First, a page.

Research Thursdays - “Jewfish,” a new novel by English Professor Andrew Furman
by P Burks | Thursday, Jun 18, 2020
Images (l/r): Book cover of “Jewfish;” Andrew Furman
“Jewfish” is the story of Nathan Pray, a foundering charter captain struggling to retain his close-to-nature, ocean-based existence in an increasingly urban South Florida. As if rising seas, urbanization, and toxic red tide blooms weren’t trouble enough, a rare cold snap in the subtropics has nearly obliterated his beloved snook population. What’s more, his domestic life has unraveled. Nathan’s father suffers through the early stages of Alzheimer’s disease, his wife has left him for a more upstanding (and normal) Jewish husband, his adolescent son seems to have retreated into a dubious hip-hop identity, and his mother has her own problems. He’s a good man who just can’t catch a break. But Nathan’s luck just might be about to change. A lucrative sponsorship and a television role on a popular fishing program can be his for the taking if he will only compromise on some of his stubborn piscatorial principles. Inspired in equal parts by Ernest Hemingway, Bernard Malamud, and Saul Bellow, “Jewfish” chronicles the day-to-day life of a middle-aged fisherman, lovable in spite of his shortcomings, and shines a light on the environmental issues facing south Florida and the planet.
“In ‘Jewfish’ I set out to dramatize how the environmental threats we face in Florida – red tides, fish die-offs, global warming, and intensifying weather patterns – carry with them real human consequences. Beyond any environmental argument, as a writer I only want readers to feel like they were drawn into sympathy with these characters and that they cared about them, that their heads were a worthwhile place to be inside of for the duration of the book. But I do hope that the novel provokes readers (here in Florida and elsewhere) to think about their own relationship with their immediate environment. I fear that there’s an increasing “placelessness” about the way that we live our daily lives. So much of our daily lives are lived online or otherwise indoors. ‘Jewfish,’ and much of my work, actually, might be seen as my attempt to know my adopted home place of Florida more intimately. I feel that it’s important that we know our place, both literally and figuratively, wherever that place might be. – Andy Furman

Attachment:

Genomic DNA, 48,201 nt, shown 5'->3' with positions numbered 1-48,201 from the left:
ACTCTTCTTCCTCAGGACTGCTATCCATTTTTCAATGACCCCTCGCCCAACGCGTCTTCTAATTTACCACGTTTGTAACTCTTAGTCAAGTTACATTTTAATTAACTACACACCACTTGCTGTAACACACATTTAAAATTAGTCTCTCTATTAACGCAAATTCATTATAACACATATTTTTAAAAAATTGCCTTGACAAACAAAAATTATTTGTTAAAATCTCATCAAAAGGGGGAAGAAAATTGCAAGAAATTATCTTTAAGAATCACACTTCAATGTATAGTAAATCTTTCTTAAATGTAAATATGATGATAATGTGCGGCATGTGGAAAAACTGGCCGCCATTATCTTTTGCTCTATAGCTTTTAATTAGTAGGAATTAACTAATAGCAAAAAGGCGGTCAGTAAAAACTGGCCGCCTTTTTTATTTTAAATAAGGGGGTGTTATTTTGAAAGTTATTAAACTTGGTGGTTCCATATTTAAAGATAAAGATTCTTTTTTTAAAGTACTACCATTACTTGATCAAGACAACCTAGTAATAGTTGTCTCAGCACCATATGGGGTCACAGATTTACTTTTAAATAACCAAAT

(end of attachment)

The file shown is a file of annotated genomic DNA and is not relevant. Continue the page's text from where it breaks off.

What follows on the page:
Furman teaches in FAU’s MFA program in creative writing. His fiction and creative nonfiction frequently engage with the Florida outdoors, but he has also written about Jewish identity, basketball, lighthouses, swimming, and cast iron cookware. His other books include “Goldens are Here,” “Bitten: My Unexpected Love Affair with Florida,” which was named a finalist for the ASLE Environmental Book Award, “My Los Angeles in Black and (Almost) White,” and “Alligators May be Present.” His essays and stories have appeared in such publications as Oxford American, The Southern Review, Ecotone, The Wall Street Journal, Poets & Writers, Terrain.org, Flyway, and The Florida Review.
Furman has been at FAU since 1996. He received his Ph.D. from The Pennsylvania State University, concentrating in literature and the environment and multi-ethnic American literature.
“Jewfish” can be purchased at indiebound.org/book/9780996082549